Improve your self-awareness through self-tracking

by | Apr 8, 2013 | Blog | 0 comments

Look inward. The last frontier is our mind.

Neuroscientists, psychologists and other scientists are continually making and sharing new discoveries about the human brain. While we know substantially more than we did a decade ago, there’s much more to detect.

Like many Americans who have a “frontier mindset,” I enjoy exploring the new territory and thinking about how to use new brain knowledge to improve my self-knowledge.

“Know thyself” is the core of emotional intelligence, as Daniel Goleman wrote in his 1995 ground-breaking book, Emotional Intelligence: Why It Can Matter More than IQ.

Being self-aware means knowing your personality traits, feelings and behaviors. The more self-aware you are, the better you can manage yourself as well as your relationships with others.

Google engineer and personal growth pioneer Chade-Meng Tan took Goleman’s work and developed a mind-training method of mindfulness that became a course at Google University for its employees.

Tan’s 2012 book Search Inside Yourself: The Unexpected Path to Achieving Success, Happiness (and World Peace)  is for the rest of us.

Both books are treasures. Goleman’s book redefined what it means to be smart, especially in organizations. Tan’s book serves as an instructional guide on “how to grow inner joy while succeeding at your work.” For those of us who implement strategic initiatives, we can benefit from both men’s teachings.

Neither book deals with technology.

Yet, the intersection of self-awareness and technology can benefit the layperson.

(Just don’t view the intersection as a crossroads in which you must choose one path over another, which is popular in folklore. If the devil is technology, you do have a choice of four roads to take at the crossroads, which means you improve your chances of choosing a road to escape its devilish clutches. But technology is awfully fast and powerful….and you need it as well as self-awareness.)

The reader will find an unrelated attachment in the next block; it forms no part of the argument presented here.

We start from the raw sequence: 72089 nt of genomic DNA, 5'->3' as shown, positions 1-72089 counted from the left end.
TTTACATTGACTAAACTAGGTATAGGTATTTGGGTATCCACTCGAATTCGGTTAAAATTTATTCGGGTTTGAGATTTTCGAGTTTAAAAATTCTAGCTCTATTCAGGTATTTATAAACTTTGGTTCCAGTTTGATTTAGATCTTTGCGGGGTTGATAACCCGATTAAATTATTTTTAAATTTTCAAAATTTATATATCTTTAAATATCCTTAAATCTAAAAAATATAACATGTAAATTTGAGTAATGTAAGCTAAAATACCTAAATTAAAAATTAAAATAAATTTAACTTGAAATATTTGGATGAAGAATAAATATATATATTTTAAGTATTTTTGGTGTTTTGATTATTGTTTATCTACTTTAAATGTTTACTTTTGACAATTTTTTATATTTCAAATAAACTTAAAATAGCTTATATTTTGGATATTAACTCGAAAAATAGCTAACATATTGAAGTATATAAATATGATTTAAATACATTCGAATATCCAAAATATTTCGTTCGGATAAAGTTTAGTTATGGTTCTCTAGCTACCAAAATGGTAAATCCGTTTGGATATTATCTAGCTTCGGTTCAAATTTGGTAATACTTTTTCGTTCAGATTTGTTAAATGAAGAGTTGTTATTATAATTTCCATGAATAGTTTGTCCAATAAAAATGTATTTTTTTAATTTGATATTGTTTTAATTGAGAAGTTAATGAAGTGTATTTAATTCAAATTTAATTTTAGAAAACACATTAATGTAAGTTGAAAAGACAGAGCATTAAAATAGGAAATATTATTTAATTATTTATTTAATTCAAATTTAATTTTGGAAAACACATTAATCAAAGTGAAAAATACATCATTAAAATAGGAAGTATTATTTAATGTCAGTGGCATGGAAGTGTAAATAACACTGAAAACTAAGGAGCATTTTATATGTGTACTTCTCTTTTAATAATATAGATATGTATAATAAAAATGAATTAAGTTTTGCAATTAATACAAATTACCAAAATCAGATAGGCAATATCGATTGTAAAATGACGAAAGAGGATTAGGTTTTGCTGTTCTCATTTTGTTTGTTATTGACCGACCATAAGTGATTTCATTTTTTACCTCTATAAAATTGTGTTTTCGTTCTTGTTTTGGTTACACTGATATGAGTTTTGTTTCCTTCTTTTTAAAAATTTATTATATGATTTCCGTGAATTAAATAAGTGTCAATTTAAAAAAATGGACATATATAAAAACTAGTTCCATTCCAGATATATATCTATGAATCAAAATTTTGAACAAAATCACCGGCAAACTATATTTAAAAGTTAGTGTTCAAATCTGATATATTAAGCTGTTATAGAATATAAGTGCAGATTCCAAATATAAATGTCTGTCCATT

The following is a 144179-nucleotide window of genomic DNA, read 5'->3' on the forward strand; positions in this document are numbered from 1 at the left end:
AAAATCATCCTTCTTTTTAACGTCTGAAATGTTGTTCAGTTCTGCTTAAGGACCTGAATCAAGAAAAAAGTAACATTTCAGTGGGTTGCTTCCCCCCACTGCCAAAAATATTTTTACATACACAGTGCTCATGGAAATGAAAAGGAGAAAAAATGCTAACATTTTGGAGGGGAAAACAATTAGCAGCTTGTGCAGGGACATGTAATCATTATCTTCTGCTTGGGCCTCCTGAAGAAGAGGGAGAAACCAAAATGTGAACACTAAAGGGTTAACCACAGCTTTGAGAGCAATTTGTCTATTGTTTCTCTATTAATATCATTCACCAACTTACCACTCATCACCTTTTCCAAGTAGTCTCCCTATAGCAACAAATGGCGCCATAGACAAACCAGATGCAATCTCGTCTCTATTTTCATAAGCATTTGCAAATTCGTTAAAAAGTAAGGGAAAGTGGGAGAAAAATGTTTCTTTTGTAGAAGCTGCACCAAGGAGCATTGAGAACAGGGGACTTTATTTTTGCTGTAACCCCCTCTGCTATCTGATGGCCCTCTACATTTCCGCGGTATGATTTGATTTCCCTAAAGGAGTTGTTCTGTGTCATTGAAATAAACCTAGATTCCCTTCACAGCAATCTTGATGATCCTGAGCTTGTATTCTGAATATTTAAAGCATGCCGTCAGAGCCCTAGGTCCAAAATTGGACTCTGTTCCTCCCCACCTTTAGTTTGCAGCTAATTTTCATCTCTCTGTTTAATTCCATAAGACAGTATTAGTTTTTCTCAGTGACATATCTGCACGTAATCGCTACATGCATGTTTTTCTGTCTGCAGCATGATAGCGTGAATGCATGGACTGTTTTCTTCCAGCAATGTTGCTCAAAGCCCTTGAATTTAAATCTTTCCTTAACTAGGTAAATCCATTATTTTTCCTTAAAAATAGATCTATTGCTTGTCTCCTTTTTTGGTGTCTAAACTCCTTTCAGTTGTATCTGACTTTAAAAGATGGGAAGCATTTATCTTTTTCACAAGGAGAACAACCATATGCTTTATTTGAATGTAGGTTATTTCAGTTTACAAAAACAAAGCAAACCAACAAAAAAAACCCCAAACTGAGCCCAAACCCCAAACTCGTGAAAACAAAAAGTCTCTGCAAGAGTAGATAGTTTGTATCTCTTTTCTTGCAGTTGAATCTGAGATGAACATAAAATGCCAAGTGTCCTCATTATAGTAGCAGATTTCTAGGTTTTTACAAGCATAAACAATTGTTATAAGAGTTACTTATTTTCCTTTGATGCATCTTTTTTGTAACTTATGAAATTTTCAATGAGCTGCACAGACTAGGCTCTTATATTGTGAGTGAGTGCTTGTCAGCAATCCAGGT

Apps and devices that help you track your daily actions provide useful data from which you can draw insights. Yes, big data is helpful for individuals, not just organizations.

Based on what you learn, you can adjust your behavior and change your habits.

For example, these three tools, which I’ve now been using for several months, have given me greater clarity about my behavior. As a result, I’ve made changes, which has improved my health and well-being.

1. Lift. This iPhone app is a simple way to help you stay focused on your goals and then track your progress toward achieving them. You also can get the support of your friends and others in the Lift community.

2. iDoneThis. This easy-to-use tool helps you—and your team members if you include them—pause to reflect on what you accomplished during the day. It helps you note accomplishments and share gratitude with others.

3. Fitbit. This activity tracker device, which you wear, measures your steps, distance and calories. Depending on the model, it also can track your sleep. The device, which is with you 24/7, motivates you to be more physically active as well as eat healthier and get enough sleep. You also can get support from friends, family and others in the Fitbit community.

Please note that I have no financial interest in any of these three tools. Nor can I guarantee they or other tools will work for you.

However, the self-knowledge gathered through self-tracking—which is the heart of the “quantified self” movement—can help you become more self-aware.

(For more about the quantified-self movement and its role in information overload, see Be like Goldilocks; find your “just right” amount to avoid info overload.)

What are you discovering as you explore this frontier?


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